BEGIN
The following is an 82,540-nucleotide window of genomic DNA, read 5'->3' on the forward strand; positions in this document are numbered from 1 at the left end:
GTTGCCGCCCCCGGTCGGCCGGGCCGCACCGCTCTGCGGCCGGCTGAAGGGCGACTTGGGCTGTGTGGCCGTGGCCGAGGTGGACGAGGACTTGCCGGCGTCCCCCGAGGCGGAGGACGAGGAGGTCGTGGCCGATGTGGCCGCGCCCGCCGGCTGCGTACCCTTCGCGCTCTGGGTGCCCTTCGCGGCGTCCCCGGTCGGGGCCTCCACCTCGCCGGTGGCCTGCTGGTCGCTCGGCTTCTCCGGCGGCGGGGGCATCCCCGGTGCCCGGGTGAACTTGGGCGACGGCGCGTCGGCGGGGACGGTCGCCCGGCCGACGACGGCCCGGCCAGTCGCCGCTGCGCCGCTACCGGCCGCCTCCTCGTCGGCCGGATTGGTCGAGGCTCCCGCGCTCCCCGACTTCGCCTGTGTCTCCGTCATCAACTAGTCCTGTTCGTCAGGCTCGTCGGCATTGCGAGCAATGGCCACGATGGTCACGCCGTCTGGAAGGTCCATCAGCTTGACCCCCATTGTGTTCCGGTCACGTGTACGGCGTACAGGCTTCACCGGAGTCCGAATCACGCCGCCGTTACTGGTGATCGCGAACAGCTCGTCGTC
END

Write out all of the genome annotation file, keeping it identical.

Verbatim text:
The following is an 82,540-nucleotide window of genomic DNA, read 5'->3' on the forward strand; positions in this document are numbered from 1 at the left end:
GTTGCCGCCCCCGGTCGGCCGGGCCGCACCGCTCTGCGGCCGGCTGAAGGGCGACTTGGGCTGTGTGGCCGTGGCCGAGGTGGACGAGGACTTGCCGGCGTCCCCCGAGGCGGAGGACGAGGAGGTCGTGGCCGATGTGGCCGCGCCCGCCGGCTGCGTACCCTTCGCGCTCTGGGTGCCCTTCGCGGCGTCCCCGGTCGGGGCCTCCACCTCGCCGGTGGCCTGCTGGTCGCTCGGCTTCTCCGGCGGCGGGGGCATCCCCGGTGCCCGGGTGAACTTGGGCGACGGCGCGTCGGCGGGGACGGTCGCCCGGCCGACGACGGCCCGGCCAGTCGCCGCTGCGCCGCTACCGGCCGCCTCCTCGTCGGCCGGATTGGTCGAGGCTCCCGCGCTCCCCGACTTCGCCTGTGTCTCCGTCATCAACTAGTCCTGTTCGTCAGGCTCGTCGGCATTGCGAGCAATGGCCACGATGGTCACGCCGTCTGGAAGGTCCATCAGCTTGACCCCCATTGTGTTCCGGTCACGTGTACGGCGTACAGGCTTCACCGGAGTCCGAATCACGCCGCCGTTACTGGTGATCGCGAACAGCTCGTCGTC